Jan 4, 2018

Bannon goes back to praising Trump

Former White House strategist Steve Bannon reiterated his support for Trump Thursday. Photo: Jabin Botsford / The Washington Post via Getty Images

Following the fallout from Steve Bannon's explosive quotes in Michael Wolff's forthcoming book "Fire and Fury" — including a scathing statement by President Trump — Bannon assured listeners on his morning radio show Thursday that he still supports the president:

"Nothing will ever come between us and President Trump and his agenda ... There's nobody we think higher of than President Trump, and the agenda, so let's not let the left wing media stir that up." — Steve Bannon on Breitbart radio

On Wednesday night, speaking on Breitbart News Tonight on Sirius XM radio, Bannon reiterated his praise: "The president of the United States is a great man. You know I support him day in and day out."

The backdrop: Trump is outraged with the Bannon remarks, and one of his lawyers said legal action against the president's former chief strategist is "imminent." He also sent Bannon a five-page cease-and-desist letter ordering him to retain any relevant texts and emails.

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UFC wants to host fight on tribal land to avoid coronavirus restrictions

Illustration: Aïda Amer/Axios

In an attempt to skirt federal and state guidelines during the coronavirus pandemic, the UFC plans to hold its April 18 pay-per-view event on tribal land in California, per multiple reports.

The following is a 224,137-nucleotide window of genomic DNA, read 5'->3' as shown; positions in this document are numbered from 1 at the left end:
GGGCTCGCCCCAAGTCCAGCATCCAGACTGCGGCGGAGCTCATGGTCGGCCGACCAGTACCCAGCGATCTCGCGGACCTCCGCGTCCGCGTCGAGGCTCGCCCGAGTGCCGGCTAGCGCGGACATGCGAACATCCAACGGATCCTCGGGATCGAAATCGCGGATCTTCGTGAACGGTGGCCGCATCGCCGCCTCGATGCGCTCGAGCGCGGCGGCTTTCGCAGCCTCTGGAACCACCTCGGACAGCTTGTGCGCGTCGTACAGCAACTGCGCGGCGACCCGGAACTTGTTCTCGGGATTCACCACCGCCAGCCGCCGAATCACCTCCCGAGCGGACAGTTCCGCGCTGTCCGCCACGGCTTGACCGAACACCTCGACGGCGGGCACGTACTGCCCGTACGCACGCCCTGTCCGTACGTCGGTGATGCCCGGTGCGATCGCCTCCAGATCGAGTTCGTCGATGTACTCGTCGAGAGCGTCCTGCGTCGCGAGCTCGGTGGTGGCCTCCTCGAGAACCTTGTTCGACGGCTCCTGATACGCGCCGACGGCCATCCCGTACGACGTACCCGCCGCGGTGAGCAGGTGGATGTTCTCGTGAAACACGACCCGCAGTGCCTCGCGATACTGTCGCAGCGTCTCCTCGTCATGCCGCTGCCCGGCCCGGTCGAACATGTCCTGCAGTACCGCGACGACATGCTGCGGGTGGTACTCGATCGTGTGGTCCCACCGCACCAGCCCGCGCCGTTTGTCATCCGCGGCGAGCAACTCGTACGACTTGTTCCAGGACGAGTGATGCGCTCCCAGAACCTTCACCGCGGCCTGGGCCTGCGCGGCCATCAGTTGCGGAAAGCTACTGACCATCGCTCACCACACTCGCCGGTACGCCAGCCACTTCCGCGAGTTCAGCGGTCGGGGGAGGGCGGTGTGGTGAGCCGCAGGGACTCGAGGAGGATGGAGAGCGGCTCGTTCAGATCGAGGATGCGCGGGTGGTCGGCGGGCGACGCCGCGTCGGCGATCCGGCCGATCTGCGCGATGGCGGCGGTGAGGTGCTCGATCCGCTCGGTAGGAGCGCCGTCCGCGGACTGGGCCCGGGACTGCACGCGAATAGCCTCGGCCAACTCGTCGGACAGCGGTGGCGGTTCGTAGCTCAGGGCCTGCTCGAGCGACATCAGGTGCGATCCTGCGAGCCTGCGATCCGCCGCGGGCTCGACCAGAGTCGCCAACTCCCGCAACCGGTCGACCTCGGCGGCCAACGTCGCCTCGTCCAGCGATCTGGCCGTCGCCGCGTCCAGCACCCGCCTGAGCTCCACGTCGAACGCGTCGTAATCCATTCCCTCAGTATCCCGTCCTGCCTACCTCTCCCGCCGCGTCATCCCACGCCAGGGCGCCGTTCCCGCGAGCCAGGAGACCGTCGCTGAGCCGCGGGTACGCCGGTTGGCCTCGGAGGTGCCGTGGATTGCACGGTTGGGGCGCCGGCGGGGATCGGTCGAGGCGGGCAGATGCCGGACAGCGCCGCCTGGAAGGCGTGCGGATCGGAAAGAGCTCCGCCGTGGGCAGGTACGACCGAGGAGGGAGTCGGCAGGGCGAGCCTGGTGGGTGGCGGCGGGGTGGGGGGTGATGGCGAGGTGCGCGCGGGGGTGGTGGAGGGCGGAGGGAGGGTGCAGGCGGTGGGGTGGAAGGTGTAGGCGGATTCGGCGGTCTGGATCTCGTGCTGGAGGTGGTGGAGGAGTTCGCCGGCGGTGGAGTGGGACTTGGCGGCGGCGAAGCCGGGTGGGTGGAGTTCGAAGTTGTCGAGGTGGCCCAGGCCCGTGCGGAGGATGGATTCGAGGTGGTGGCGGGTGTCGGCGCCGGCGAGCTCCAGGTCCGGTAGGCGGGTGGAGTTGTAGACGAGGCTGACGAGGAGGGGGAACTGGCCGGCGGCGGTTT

The state of play: Even as the rest of the sports world hits pause, UFC president Dana White has remained adamant that fights must go on, and appears to have settled for a shutdown casino in a state with the fourth-most confirmed cases of coronavirus.

Ivanka Trump plans focus on coronavirus recovery for small businesses

Ivanka Trump speaks at yesterday's White House videoconference with bank and credit card executives. Photo: Kevin Lamarque/Reuters

Ivanka Trump personally lobbied top bank executives to line up the $1.5 billion in commitments to small business that were announced yesterday at a videoconference among the bank executives and President Trump — stoking competitive juices among the execs to drive up their commitments.

The state of play: Ivanka, who has had workforce development in her portfolio going back to 2017, plans an increasing emphasis on small businesses in the weeks ahead as they navigate the rescue bill’s Payroll Protection Program, sources tell me.

Public transit's death spiral

Illustration: Eniola Odetunde/Axios

Public transit systems across the country are experiencing a painful trifecta: Ridership has collapsed, funding streams are squeezed, and mass transit won't bounce back from the pandemic nearly as fast as other modes of transportation.

Why it matters: Transit agencies could see an annual shortfall of as much as $38 billion due to the coronavirus pandemic, according to TransitCenter. At the same time, they're more important than ever, with more than 36% of essential workers relying on public transportation to get to work.

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